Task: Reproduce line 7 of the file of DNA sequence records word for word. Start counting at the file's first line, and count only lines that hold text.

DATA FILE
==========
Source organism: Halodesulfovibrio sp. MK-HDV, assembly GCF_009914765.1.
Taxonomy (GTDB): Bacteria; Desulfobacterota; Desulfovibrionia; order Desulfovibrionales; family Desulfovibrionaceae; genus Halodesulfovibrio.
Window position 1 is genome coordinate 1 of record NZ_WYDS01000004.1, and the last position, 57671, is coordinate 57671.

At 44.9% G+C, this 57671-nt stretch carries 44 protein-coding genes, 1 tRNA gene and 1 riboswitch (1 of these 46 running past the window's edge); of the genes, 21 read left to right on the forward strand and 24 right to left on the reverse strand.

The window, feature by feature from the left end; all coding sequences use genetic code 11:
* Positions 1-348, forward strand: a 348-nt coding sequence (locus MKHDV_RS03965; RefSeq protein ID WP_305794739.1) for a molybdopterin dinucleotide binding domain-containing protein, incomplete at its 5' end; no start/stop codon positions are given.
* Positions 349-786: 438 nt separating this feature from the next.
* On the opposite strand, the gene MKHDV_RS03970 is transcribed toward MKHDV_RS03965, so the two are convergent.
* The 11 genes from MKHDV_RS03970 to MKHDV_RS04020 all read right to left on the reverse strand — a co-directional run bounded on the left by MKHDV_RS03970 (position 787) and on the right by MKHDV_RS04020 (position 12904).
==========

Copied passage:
* Positions 349-786: 438 nt separating this feature from the next.